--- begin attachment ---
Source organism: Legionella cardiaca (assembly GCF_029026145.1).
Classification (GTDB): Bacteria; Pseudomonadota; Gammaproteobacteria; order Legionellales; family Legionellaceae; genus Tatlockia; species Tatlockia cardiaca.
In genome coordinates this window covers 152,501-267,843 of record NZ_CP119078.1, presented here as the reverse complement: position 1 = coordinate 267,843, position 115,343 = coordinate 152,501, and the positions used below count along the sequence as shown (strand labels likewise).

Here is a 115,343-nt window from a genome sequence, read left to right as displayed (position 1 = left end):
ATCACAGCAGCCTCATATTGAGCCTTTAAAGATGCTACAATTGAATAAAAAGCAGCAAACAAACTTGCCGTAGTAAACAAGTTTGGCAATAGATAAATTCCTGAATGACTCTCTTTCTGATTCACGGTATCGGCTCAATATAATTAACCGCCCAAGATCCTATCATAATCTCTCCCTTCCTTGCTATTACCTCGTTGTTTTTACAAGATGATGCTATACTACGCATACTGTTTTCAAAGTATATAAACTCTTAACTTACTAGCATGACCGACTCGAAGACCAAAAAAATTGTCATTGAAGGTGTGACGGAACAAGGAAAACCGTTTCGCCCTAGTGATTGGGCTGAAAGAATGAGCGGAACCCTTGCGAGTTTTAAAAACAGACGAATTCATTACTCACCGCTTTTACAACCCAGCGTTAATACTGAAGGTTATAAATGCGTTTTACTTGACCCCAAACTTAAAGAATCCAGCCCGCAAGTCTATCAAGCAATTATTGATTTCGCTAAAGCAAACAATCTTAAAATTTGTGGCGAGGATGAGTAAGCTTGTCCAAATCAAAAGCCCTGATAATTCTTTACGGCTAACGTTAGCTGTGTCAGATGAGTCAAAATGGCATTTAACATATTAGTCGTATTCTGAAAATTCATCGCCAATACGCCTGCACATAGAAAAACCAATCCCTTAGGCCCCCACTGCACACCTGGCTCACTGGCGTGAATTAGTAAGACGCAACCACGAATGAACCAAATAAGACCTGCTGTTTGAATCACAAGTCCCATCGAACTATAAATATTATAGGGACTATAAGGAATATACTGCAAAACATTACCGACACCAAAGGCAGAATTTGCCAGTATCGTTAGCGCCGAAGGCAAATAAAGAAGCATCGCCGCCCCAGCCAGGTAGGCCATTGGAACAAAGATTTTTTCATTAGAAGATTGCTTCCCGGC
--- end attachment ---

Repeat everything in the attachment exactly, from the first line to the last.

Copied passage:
Source organism: Legionella cardiaca (assembly GCF_029026145.1).
Classification (GTDB): Bacteria; Pseudomonadota; Gammaproteobacteria; order Legionellales; family Legionellaceae; genus Tatlockia; species Tatlockia cardiaca.
In genome coordinates this window covers 152,501-267,843 of record NZ_CP119078.1, presented here as the reverse complement: position 1 = coordinate 267,843, position 115,343 = coordinate 152,501, and the positions used below count along the sequence as shown (strand labels likewise).

Here is a 115,343-nt window from a genome sequence, read left to right as displayed (position 1 = left end):
ATCACAGCAGCCTCATATTGAGCCTTTAAAGATGCTACAATTGAATAAAAAGCAGCAAACAAACTTGCCGTAGTAAACAAGTTTGGCAATAGATAAATTCCTGAATGACTCTCTTTCTGATTCACGGTATCGGCTCAATATAATTAACCGCCCAAGATCCTATCATAATCTCTCCCTTCCTTGCTATTACCTCGTTGTTTTTACAAGATGATGCTATACTACGCATACTGTTTTCAAAGTATATAAACTCTTAACTTACTAGCATGACCGACTCGAAGACCAAAAAAATTGTCATTGAAGGTGTGACGGAACAAGGAAAACCGTTTCGCCCTAGTGATTGGGCTGAAAGAATGAGCGGAACCCTTGCGAGTTTTAAAAACAGACGAATTCATTACTCACCGCTTTTACAACCCAGCGTTAATACTGAAGGTTATAAATGCGTTTTACTTGACCCCAAACTTAAAGAATCCAGCCCGCAAGTCTATCAAGCAATTATTGATTTCGCTAAAGCAAACAATCTTAAAATTTGTGGCGAGGATGAGTAAGCTTGTCCAAATCAAAAGCCCTGATAATTCTTTACGGCTAACGTTAGCTGTGTCAGATGAGTCAAAATGGCATTTAACATATTAGTCGTATTCTGAAAATTCATCGCCAATACGCCTGCACATAGAAAAACCAATCCCTTAGGCCCCCACTGCACACCTGGCTCACTGGCGTGAATTAGTAAGACGCAACCACGAATGAACCAAATAAGACCTGCTGTTTGAATCACAAGTCCCATCGAACTATAAATATTATAGGGACTATAAGGAATATACTGCAAAACATTACCGACACCAAAGGCAGAATTTGCCAGTATCGTTAGCGCCGAAGGCAAATAAAGAAGCATCGCCGCCCCAGCCAGGTAGGCCATTGGAACAAAGATTTTTTCATTAGAAGATTGCTTCCCGGC